Blue Line

An advocate for better care

A profound moment that cemented what Barrie Police Staff Sgt. Valarie Gates wanted to dedicate the rest of her career to came in 2014. It was the first rendition of the Junior Constable Camp, a summer program Gates (who was a sergeant at the time) had spearheaded to further cultivate healthy relationship between police and local youth.

April 23, 2019  By Renée Francoeur

Gates visits the Child Advocacy Centre in Barrie

The officers pick participants up in uniform on the first day of camp and, while it is exciting for many kids, one little girl was terrified of Gates when she showed up at the door in her vest and hat.

“She didn’t want to come with us. It took some chatting with her grandma and assuring that she would be safe before  she decided she would go with me,” Gates recalls.“Then, at the end of the day, she very quietly told me she hadn’t wanted to come in the morning because she was afraid of the police due to some past bad experiences. ‘But now I realize you’re my friend,’ she told me. And I thought, wow; this is why we’re doing this. This is going to make a difference in this child’s life. From that point on, I was drawn to really push forward and advocate for the children; I needed to make changes for them; for the kids that couldn’t speak out and did not feel safe.”

Gates has been selected as the 2019 recipient of Blue Line’s Police Leadership Award, which honours those with outstanding leadership skills, tireless dedication and who encourage others to develop similar pacesetting abilities. (Note, at the time this nomination was made, she was a sergeant.)

She is credited as being the mover and shaker in terms of securing the Barrie site of the Child Advocacy Centre (CAC) of Simcoe-Muskoka, which opened its doors in August 2017 to offer child protection services, mental health support and much more. The centre recognizes the ongoing problem of human trafficking as well as the trauma survivors of abuse experience. It defines itself as “a neutral space where police officers and child protection workers conduct forensic interviews, paediatricians provide well-child examinations, and a child advocate supports and assists the child/youth and family throughout the entire process.”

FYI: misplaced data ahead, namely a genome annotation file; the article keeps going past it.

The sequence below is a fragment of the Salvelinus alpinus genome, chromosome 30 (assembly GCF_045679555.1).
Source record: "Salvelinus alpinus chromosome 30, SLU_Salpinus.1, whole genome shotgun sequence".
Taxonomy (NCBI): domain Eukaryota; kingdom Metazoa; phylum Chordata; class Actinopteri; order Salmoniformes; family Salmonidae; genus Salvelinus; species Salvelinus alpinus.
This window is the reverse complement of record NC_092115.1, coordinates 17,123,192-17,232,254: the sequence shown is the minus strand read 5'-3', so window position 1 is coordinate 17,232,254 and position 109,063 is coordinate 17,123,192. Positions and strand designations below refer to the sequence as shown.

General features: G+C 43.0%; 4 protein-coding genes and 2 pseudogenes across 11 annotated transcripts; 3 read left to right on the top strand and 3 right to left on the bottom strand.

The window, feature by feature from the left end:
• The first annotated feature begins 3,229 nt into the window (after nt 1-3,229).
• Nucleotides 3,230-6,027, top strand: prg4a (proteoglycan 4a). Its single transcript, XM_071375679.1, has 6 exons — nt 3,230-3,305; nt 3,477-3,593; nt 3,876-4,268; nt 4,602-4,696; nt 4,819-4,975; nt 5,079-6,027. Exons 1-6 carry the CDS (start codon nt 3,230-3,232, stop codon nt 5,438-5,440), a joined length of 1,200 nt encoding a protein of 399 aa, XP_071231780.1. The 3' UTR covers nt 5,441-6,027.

The Barrie site marks the seventh location of its kind in Ontario.

“Val has worked tirelessly and has been instrumental in getting the program off the ground,” writes Tracy Carter, the Barrie CAC executive director. “Her passion and vision have been contagious in ensuring children of abuse have the support to improve their lives.”

Noticing a gap

Gates, whose father was a police officer, says she always knew she wanted a career in law enforcement. It was in school, when she was taking psychology, that she learned she was also drawn to learning more about the unique experience of children and she wanted to focus on having an impact in this area.

“I concentrated a lot on courses involving the child and child sexual assault education,” she notes. She also worked in Barrie’s Criminal Investigative Branch, where she honed her skills investigating sexual assault and domestic violence.

That being said, according to Homicide/Forensics/Tech Crimes-ICE Staff Sgt. Mike Winn, Gates always felt like she “could do more.”

“She spends a great deal of her time outside of her working hours helping survivors,” Winn says. “It is a passion of hers. She has an incredible enthusiasm and insatiable appetitive to ensure survivors are given the support they need. She truly deserves credit for making a difference.”

In 2009 she was promoted to sergeant in the Community Services Unit and set in motion a number of relationship-building projects, including the Annual Home Safe 5-km Run, the aforementioned Junior Constable Camp and Collaborate  Barrie, a multidisciplinary, “hub-like” approach where police and community partners meet weekly to strategize for community safety concerns.

“I was empowered by my leaders and mentors within the organization,” Gates explains. “We noticed a gap for the high-risk  youth  in our community. My senior command encouraged me to utilize the resources available to me and propose some solutions.  I realized that this was my chance to really make an impact.”

She began working with the local school boards to develop a list of risk factors that led to criminal behaviour, targeting those below the age of 12. Here the Junior Constable Camp was born.

“We were analyzing youth through the justice system,” she says. “We developed the program where high-risk youth  were nominated by their school or any other community agency and a committee would choose the  youth that would attend camp  based on their risk factors.”

The five-week long summer camp is still happening — about 20 different children attend every week — and the Barrie Police Service is now looking to conduct a long-term study of the camp and its positive spinoffs.

In fact, they know it’s having an impact, Gates adds, because every September, school resource officers are seeing children proudly wearing their camp t-shirts again on their first day of school.